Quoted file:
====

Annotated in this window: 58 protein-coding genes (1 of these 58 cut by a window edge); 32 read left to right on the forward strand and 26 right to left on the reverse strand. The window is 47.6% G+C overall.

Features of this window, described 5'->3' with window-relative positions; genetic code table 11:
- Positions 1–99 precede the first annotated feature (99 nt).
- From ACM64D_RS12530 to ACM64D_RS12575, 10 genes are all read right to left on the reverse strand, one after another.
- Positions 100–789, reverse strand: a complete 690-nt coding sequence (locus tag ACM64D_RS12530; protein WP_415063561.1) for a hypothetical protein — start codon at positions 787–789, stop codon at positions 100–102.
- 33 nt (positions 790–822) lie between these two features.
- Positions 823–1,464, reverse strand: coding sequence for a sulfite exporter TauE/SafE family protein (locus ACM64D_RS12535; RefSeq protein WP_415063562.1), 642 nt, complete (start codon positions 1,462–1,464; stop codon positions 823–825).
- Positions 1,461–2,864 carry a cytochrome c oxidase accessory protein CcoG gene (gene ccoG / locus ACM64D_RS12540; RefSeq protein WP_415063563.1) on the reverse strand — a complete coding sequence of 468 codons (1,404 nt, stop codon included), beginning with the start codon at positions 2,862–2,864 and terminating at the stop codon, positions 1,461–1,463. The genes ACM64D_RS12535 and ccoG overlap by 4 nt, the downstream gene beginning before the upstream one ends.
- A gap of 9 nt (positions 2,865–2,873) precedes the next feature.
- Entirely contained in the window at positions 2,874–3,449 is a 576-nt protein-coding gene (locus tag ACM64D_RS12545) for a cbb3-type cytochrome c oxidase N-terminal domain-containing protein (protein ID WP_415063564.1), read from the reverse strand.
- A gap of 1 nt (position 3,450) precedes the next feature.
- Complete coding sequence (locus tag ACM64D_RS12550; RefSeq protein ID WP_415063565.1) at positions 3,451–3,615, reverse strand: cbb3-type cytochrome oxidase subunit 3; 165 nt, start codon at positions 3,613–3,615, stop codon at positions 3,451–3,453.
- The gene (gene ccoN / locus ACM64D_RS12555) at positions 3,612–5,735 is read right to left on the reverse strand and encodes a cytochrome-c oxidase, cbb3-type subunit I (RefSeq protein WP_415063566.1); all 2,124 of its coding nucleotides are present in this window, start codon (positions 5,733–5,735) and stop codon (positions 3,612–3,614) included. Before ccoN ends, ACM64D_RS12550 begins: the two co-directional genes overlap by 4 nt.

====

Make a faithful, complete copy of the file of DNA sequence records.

Annotated in this window: 58 protein-coding genes (1 of these 58 cut by a window edge); 32 read left to right on the forward strand and 26 right to left on the reverse strand. The window is 47.6% G+C overall.

Features of this window, described 5'->3' with window-relative positions; genetic code table 11:
- Positions 1–99 precede the first annotated feature (99 nt).
- From ACM64D_RS12530 to ACM64D_RS12575, 10 genes are all read right to left on the reverse strand, one after another.
- Positions 100–789, reverse strand: a complete 690-nt coding sequence (locus tag ACM64D_RS12530; protein WP_415063561.1) for a hypothetical protein — start codon at positions 787–789, stop codon at positions 100–102.
- 33 nt (positions 790–822) lie between these two features.
- Positions 823–1,464, reverse strand: coding sequence for a sulfite exporter TauE/SafE family protein (locus ACM64D_RS12535; RefSeq protein WP_415063562.1), 642 nt, complete (start codon positions 1,462–1,464; stop codon positions 823–825).
- Positions 1,461–2,864 carry a cytochrome c oxidase accessory protein CcoG gene (gene ccoG / locus ACM64D_RS12540; RefSeq protein WP_415063563.1) on the reverse strand — a complete coding sequence of 468 codons (1,404 nt, stop codon included), beginning with the start codon at positions 2,862–2,864 and terminating at the stop codon, positions 1,461–1,463. The genes ACM64D_RS12535 and ccoG overlap by 4 nt, the downstream gene beginning before the upstream one ends.
- A gap of 9 nt (positions 2,865–2,873) precedes the next feature.
- Entirely contained in the window at positions 2,874–3,449 is a 576-nt protein-coding gene (locus tag ACM64D_RS12545) for a cbb3-type cytochrome c oxidase N-terminal domain-containing protein (protein ID WP_415063564.1), read from the reverse strand.
- A gap of 1 nt (position 3,450) precedes the next feature.
- Complete coding sequence (locus tag ACM64D_RS12550; RefSeq protein ID WP_415063565.1) at positions 3,451–3,615, reverse strand: cbb3-type cytochrome oxidase subunit 3; 165 nt, start codon at positions 3,613–3,615, stop codon at positions 3,451–3,453.
- The gene (gene ccoN / locus ACM64D_RS12555) at positions 3,612–5,735 is read right to left on the reverse strand and encodes a cytochrome-c oxidase, cbb3-type subunit I (RefSeq protein WP_415063566.1); all 2,124 of its coding nucleotides are present in this window, start codon (positions 5,733–5,735) and stop codon (positions 3,612–3,614) included. Before ccoN ends, ACM64D_RS12550 begins: the two co-directional genes overlap by 4 nt.